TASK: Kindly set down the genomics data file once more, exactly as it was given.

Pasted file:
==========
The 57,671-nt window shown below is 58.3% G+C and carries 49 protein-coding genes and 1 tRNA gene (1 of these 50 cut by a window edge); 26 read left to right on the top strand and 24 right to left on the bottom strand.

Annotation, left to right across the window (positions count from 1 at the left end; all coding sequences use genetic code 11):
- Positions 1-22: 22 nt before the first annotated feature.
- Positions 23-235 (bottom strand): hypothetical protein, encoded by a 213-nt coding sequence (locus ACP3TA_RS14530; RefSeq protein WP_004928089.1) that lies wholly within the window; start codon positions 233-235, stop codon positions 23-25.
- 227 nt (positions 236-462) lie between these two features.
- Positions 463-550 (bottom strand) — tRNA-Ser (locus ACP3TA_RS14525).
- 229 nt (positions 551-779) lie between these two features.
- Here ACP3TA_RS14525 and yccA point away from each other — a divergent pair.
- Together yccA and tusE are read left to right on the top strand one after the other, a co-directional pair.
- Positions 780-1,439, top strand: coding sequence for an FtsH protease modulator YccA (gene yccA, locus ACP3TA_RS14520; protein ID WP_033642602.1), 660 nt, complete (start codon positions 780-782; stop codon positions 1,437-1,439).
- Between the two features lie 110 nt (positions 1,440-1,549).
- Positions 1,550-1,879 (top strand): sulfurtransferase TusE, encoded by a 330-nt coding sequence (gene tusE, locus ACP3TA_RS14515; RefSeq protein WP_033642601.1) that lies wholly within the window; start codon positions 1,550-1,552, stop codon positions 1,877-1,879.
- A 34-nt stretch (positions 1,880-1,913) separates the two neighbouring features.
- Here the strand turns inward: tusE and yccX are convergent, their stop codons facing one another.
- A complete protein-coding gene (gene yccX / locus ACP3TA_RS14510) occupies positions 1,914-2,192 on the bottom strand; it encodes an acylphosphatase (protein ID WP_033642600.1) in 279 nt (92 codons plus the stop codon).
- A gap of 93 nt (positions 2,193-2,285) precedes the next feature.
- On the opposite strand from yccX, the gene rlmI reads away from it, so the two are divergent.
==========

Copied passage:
The 57,671-nt window shown below is 58.3% G+C and carries 49 protein-coding genes and 1 tRNA gene (1 of these 50 cut by a window edge); 26 read left to right on the top strand and 24 right to left on the bottom strand.

Annotation, left to right across the window (positions count from 1 at the left end; all coding sequences use genetic code 11):
- Positions 1-22: 22 nt before the first annotated feature.
- Positions 23-235 (bottom strand): hypothetical protein, encoded by a 213-nt coding sequence (locus ACP3TA_RS14530; RefSeq protein WP_004928089.1) that lies wholly within the window; start codon positions 233-235, stop codon positions 23-25.
- 227 nt (positions 236-462) lie between these two features.
- Positions 463-550 (bottom strand) — tRNA-Ser (locus ACP3TA_RS14525).
- 229 nt (positions 551-779) lie between these two features.
- Here ACP3TA_RS14525 and yccA point away from each other — a divergent pair.
- Together yccA and tusE are read left to right on the top strand one after the other, a co-directional pair.
- Positions 780-1,439, top strand: coding sequence for an FtsH protease modulator YccA (gene yccA, locus ACP3TA_RS14520; protein ID WP_033642602.1), 660 nt, complete (start codon positions 780-782; stop codon positions 1,437-1,439).
- Between the two features lie 110 nt (positions 1,440-1,549).
- Positions 1,550-1,879 (top strand): sulfurtransferase TusE, encoded by a 330-nt coding sequence (gene tusE, locus ACP3TA_RS14515; RefSeq protein WP_033642601.1) that lies wholly within the window; start codon positions 1,550-1,552, stop codon positions 1,877-1,879.
- A 34-nt stretch (positions 1,880-1,913) separates the two neighbouring features.
- Here the strand turns inward: tusE and yccX are convergent, their stop codons facing one another.
- A complete protein-coding gene (gene yccX / locus ACP3TA_RS14510) occupies positions 1,914-2,192 on the bottom strand; it encodes an acylphosphatase (protein ID WP_033642600.1) in 279 nt (92 codons plus the stop codon).
- A gap of 93 nt (positions 2,193-2,285) precedes the next feature.
- On the opposite strand from yccX, the gene rlmI reads away from it, so the two are divergent.